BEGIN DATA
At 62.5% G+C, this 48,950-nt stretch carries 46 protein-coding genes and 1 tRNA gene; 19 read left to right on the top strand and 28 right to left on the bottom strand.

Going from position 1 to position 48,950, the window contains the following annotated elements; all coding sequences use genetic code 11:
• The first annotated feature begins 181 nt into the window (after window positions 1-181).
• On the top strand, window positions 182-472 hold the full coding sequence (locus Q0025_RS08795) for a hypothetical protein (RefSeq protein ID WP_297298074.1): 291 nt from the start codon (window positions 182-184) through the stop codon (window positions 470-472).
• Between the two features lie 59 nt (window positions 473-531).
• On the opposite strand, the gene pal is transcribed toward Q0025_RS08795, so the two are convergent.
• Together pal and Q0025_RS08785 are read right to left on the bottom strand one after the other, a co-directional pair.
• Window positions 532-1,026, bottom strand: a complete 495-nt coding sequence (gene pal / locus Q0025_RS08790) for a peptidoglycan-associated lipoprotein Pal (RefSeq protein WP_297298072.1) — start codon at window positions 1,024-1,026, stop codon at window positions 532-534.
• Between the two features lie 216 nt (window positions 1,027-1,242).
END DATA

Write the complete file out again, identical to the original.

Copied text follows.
At 62.5% G+C, this 48,950-nt stretch carries 46 protein-coding genes and 1 tRNA gene; 19 read left to right on the top strand and 28 right to left on the bottom strand.

Going from position 1 to position 48,950, the window contains the following annotated elements; all coding sequences use genetic code 11:
• The first annotated feature begins 181 nt into the window (after window positions 1-181).
• On the top strand, window positions 182-472 hold the full coding sequence (locus Q0025_RS08795) for a hypothetical protein (RefSeq protein ID WP_297298074.1): 291 nt from the start codon (window positions 182-184) through the stop codon (window positions 470-472).
• Between the two features lie 59 nt (window positions 473-531).
• On the opposite strand, the gene pal is transcribed toward Q0025_RS08795, so the two are convergent.
• Together pal and Q0025_RS08785 are read right to left on the bottom strand one after the other, a co-directional pair.
• Window positions 532-1,026, bottom strand: a complete 495-nt coding sequence (gene pal / locus Q0025_RS08790) for a peptidoglycan-associated lipoprotein Pal (RefSeq protein WP_297298072.1) — start codon at window positions 1,024-1,026, stop codon at window positions 532-534.
• Between the two features lie 216 nt (window positions 1,027-1,242).